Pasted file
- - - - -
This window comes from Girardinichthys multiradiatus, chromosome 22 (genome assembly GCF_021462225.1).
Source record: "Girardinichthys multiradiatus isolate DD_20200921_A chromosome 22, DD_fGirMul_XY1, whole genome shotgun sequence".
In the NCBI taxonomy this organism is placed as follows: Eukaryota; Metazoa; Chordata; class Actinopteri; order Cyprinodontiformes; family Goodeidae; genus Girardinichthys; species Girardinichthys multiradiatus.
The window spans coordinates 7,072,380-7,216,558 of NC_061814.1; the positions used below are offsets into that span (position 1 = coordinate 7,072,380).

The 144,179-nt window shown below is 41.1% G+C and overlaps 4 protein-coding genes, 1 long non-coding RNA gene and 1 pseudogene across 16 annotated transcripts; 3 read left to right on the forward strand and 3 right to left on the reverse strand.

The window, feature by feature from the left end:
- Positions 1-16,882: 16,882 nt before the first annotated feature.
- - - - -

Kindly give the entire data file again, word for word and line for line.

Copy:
This window comes from Girardinichthys multiradiatus, chromosome 22 (genome assembly GCF_021462225.1).
Source record: "Girardinichthys multiradiatus isolate DD_20200921_A chromosome 22, DD_fGirMul_XY1, whole genome shotgun sequence".
In the NCBI taxonomy this organism is placed as follows: Eukaryota; Metazoa; Chordata; class Actinopteri; order Cyprinodontiformes; family Goodeidae; genus Girardinichthys; species Girardinichthys multiradiatus.
The window spans coordinates 7,072,380-7,216,558 of NC_061814.1; the positions used below are offsets into that span (position 1 = coordinate 7,072,380).

The 144,179-nt window shown below is 41.1% G+C and overlaps 4 protein-coding genes, 1 long non-coding RNA gene and 1 pseudogene across 16 annotated transcripts; 3 read left to right on the forward strand and 3 right to left on the reverse strand.

The window, feature by feature from the left end:
- Positions 1-16,882: 16,882 nt before the first annotated feature.